Catching the fleeting scenes of many splendored life with a camera.
'Look closely. The beautiful may be small' — Kant

10 December 2013

Eurasian Eagle-Owl (Bubo bubo), Great Grey Owl (Strix nebulosa), Harris Hawk (Parabuteo unicinctus), Spanish Imperial Eagle (Aquila+adalberti) and Turkey Vulture (Cathartes aura)

This post is a sort of collection of gazes, looks and stares.

The Eagle Owl has a wingspan of 160–188 cm (63–74 in). Females weigh 1.75–4.2 kg and males weigh 1.5–3 kg.

Thoughtful.
Eurasian Eagle-Owl (Bubo bubo) portrait. (© LightColourShade. All rights reserved) 

Great Grey Owl or Great Gray Owl (Strix nebulosa) is a very large owl of the Northern Hemisphere, aka Phantom of the North, Cinereous Owl, Spectral Owl, Lapland Owl, Spruce Owl, Bearded Owl, and Sooty Owl. This owl does not have ear tufts and has the largest facial disc of any raptor.

Shrewd.
Great Grey Owl (Strix nebulosa) close-up. (© LightColourShade. All rights reserved) 

Great Grey Owl (Strix nebulosa)(Phantom of the North, Cinereous Owl, Spectral Owl, Lapland Owl, Spruce Owl, Bearded Owl, Sooty Owl) portrait. (© LightColourShade. All rights reserved) 

In terms of length, the Great Grey Owl is believed to be the world's largest owl, but it has a lighter body than other species since much of its size is due to fluffy feathers, large head and the longest tail of any extant owl. The length ranges from 61 to 84 cm (24 to 33 in) for females and 67 cm (26 in) for males. The wingspan can exceed 152 cm (60 in) for females and 140 cm (55 in) for males. The adult weight ranges from 580 to 1,900 g, with males being usually smaller than females, as with most owl species. They breed in North America from Quebec to the Pacific coast and Alaska, and from Finland and Estonia across northern Asia. They are permanent residents, but may move south and southeast when food is scarce. These birds wait, listen, and watch for or fly low through open areas in search of prey, then swoop down. I happened to know a university professor who looked uncannily like this owl (except for the feathers, of course). While the bird's large facial disks, also known as "ruffs", focus sound, and the asymmetrical placement of their ears assists them in locating prey (since they hunt at night), I'm at a loss as to the utility of such features in a human being.

Great Grey Owl (Strix nebulosa)(Phantom of the North, Cinereous Owl, Spectral Owl, Lapland Owl, Spruce Owl, Bearded Owl, Sooty Owl). (© LightColourShade. All rights reserved) 

Great Grey Owl (Strix nebulosa)(Phantom of the North, Cinereous Owl, Spectral Owl, Lapland Owl, Spruce Owl, Bearded Owl, Sooty Owl) at night. (© LightColourShade. All rights reserved)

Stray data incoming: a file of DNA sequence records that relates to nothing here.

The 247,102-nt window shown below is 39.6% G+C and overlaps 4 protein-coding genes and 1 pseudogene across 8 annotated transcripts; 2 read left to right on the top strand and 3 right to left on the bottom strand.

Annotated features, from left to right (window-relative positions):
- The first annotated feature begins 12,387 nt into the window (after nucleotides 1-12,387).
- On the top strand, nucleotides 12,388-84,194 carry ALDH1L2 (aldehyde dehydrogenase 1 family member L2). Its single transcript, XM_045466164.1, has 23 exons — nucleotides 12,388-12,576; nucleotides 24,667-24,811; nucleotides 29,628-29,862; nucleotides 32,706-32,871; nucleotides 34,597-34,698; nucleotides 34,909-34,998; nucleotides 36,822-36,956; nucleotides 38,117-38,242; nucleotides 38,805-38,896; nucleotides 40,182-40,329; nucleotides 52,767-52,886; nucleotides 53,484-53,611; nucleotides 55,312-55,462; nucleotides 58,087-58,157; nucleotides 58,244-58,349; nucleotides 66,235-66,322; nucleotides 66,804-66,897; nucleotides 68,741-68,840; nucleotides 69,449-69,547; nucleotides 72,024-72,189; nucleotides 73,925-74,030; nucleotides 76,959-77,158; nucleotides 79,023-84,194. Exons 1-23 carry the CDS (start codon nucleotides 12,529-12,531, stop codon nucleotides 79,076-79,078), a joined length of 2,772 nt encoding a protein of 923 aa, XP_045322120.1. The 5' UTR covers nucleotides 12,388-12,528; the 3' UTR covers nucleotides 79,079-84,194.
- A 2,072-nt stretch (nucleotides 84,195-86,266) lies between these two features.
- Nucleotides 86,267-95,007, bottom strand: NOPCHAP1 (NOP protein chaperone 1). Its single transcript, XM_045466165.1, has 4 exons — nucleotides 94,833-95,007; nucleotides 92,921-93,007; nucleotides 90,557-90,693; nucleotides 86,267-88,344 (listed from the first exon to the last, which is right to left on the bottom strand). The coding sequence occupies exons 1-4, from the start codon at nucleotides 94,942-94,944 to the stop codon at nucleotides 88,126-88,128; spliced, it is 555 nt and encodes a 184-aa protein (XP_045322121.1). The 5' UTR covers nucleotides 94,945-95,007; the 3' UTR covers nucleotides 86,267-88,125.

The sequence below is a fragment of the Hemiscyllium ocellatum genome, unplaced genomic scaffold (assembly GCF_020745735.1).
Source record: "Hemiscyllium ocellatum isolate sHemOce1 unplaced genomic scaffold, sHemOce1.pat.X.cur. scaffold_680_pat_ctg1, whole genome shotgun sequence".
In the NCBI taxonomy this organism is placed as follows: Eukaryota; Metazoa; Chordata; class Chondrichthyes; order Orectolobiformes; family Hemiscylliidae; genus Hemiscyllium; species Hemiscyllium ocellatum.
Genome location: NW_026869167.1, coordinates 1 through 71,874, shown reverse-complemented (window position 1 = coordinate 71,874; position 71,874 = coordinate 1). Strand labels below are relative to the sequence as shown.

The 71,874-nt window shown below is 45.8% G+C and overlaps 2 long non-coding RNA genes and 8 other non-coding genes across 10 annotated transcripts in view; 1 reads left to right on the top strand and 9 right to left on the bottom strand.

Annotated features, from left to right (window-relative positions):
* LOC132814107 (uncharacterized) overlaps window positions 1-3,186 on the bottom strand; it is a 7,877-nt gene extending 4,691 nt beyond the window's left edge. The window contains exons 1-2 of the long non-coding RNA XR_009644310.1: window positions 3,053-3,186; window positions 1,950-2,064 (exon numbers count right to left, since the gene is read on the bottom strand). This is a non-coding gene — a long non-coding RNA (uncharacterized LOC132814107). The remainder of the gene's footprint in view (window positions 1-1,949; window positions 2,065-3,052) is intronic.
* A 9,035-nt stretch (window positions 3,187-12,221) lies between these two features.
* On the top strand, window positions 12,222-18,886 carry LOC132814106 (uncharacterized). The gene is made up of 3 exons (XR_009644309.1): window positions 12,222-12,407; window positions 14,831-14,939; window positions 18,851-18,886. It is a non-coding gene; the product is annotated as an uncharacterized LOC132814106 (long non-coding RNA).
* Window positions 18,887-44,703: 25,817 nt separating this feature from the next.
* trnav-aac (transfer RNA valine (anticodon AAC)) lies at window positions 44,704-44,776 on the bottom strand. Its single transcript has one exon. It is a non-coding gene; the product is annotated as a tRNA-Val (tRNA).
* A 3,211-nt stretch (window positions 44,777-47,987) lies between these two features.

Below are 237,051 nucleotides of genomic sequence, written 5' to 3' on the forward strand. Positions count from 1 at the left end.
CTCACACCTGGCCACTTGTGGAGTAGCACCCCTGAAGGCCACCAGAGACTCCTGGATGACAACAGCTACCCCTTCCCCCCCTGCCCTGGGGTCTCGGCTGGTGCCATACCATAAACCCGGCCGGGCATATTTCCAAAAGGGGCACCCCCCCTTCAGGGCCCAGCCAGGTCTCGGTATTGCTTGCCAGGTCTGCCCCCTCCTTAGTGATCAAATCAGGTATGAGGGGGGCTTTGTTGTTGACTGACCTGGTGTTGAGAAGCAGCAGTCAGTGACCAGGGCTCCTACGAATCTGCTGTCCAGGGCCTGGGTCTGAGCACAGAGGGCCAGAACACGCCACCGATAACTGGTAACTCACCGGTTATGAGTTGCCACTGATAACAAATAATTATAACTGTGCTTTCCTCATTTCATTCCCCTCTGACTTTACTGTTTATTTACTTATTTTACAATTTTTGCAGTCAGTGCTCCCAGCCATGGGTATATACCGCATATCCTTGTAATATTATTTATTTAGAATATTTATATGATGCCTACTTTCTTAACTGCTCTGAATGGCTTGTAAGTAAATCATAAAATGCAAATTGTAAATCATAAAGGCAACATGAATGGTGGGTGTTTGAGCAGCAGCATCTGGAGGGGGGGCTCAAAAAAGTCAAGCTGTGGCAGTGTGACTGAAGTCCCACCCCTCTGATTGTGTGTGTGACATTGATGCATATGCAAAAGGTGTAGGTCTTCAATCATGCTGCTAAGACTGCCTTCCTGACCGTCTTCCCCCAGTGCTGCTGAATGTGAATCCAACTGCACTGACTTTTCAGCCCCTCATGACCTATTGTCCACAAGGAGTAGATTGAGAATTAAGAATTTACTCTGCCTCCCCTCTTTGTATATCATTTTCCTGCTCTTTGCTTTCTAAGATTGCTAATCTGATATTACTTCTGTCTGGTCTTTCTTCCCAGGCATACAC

Alert.
Harris Hawk (Parabuteo unicinctus) close-up. (© LightColourShade. All rights reserved) 

Harris Hawk (Parabuteo unicinctus) on the roof. (© LightColourShade. All rights reserved) 

Harris Hawk (Parabuteo unicinctus) portrait. (© LightColourShade. All rights reserved) 

Formidable.
Spanish Imperial  Eagle, Iberian Imperial Eagle, Adalbert's Eagle (Aquila adalberti) close-up
(© LightColourShade. All rights reserved) 

If looks could kill!
Spanish Imperial  Eagle, Iberian Imperial Eagle, Adalbert's Eagle (Aquila adalberti) portrait
(© LightColourShade. All rights reserved) 

Looking daggers.
Spanish Imperial  Eagle, Iberian Imperial Eagle, Adalbert's Eagle (Aquila adalberti)
(© LightColourShade. All rights reserved) 

The Turkey Vulture (Cathartes aura), also known as the turkey buzzard (or just buzzard), and as John crow or carrion crow in some areas of the Caribbean, is the most widespread of the New World vultures. Turkey Vulture ranges from southern Canada to the southernmost tip of South America. It inhabits a variety of open and semi-open areas, including subtropical forests, shrublands, pastures, and deserts. Turkey Vulture is a scavenger and feeds almost exclusively on carrion, finding food using its keen eyes and sense of smell. It uses thermals to move through the air, flapping its wings infrequently, roosts in large community groups, nests in caves, hollow trees, or thickets. The bird has very few natural predators and receives legal protection in the US.

Biding its time.
Turkey Vulture (Cathartes aura). (© LightColourShade. All rights reserved) 

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